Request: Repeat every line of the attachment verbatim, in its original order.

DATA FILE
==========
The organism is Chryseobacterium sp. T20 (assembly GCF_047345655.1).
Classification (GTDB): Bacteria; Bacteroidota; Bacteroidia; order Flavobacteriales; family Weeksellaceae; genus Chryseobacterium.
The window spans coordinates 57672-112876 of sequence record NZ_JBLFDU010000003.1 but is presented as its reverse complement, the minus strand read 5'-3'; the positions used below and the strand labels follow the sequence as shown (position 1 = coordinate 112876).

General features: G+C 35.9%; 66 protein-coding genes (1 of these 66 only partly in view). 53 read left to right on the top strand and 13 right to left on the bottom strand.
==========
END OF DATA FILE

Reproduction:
The organism is Chryseobacterium sp. T20 (assembly GCF_047345655.1).
Classification (GTDB): Bacteria; Bacteroidota; Bacteroidia; order Flavobacteriales; family Weeksellaceae; genus Chryseobacterium.
The window spans coordinates 57672-112876 of sequence record NZ_JBLFDU010000003.1 but is presented as its reverse complement, the minus strand read 5'-3'; the positions used below and the strand labels follow the sequence as shown (position 1 = coordinate 112876).

General features: G+C 35.9%; 66 protein-coding genes (1 of these 66 only partly in view). 53 read left to right on the top strand and 13 right to left on the bottom strand.